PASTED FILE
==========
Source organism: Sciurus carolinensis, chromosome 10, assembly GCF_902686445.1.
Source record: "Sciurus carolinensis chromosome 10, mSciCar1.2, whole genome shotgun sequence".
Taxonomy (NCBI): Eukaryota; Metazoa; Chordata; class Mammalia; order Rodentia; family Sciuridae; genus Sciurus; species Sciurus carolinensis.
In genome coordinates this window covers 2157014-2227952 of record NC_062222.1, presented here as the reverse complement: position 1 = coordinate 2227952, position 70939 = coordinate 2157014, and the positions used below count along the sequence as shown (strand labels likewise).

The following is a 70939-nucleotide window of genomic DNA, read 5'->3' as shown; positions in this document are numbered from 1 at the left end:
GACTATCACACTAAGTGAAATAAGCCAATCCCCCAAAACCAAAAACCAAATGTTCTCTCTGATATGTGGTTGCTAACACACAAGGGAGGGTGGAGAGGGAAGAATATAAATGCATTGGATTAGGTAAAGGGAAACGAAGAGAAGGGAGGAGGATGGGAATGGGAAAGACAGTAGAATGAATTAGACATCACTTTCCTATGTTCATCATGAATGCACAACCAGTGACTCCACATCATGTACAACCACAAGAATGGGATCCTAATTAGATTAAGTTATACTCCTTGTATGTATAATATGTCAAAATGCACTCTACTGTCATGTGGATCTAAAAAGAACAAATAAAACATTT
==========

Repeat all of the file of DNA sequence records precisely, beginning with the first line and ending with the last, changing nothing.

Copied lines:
Source organism: Sciurus carolinensis, chromosome 10, assembly GCF_902686445.1.
Source record: "Sciurus carolinensis chromosome 10, mSciCar1.2, whole genome shotgun sequence".
Taxonomy (NCBI): Eukaryota; Metazoa; Chordata; class Mammalia; order Rodentia; family Sciuridae; genus Sciurus; species Sciurus carolinensis.
In genome coordinates this window covers 2157014-2227952 of record NC_062222.1, presented here as the reverse complement: position 1 = coordinate 2227952, position 70939 = coordinate 2157014, and the positions used below count along the sequence as shown (strand labels likewise).

The following is a 70939-nucleotide window of genomic DNA, read 5'->3' as shown; positions in this document are numbered from 1 at the left end:
GACTATCACACTAAGTGAAATAAGCCAATCCCCCAAAACCAAAAACCAAATGTTCTCTCTGATATGTGGTTGCTAACACACAAGGGAGGGTGGAGAGGGAAGAATATAAATGCATTGGATTAGGTAAAGGGAAACGAAGAGAAGGGAGGAGGATGGGAATGGGAAAGACAGTAGAATGAATTAGACATCACTTTCCTATGTTCATCATGAATGCACAACCAGTGACTCCACATCATGTACAACCACAAGAATGGGATCCTAATTAGATTAAGTTATACTCCTTGTATGTATAATATGTCAAAATGCACTCTACTGTCATGTGGATCTAAAAAGAACAAATAAAACATTT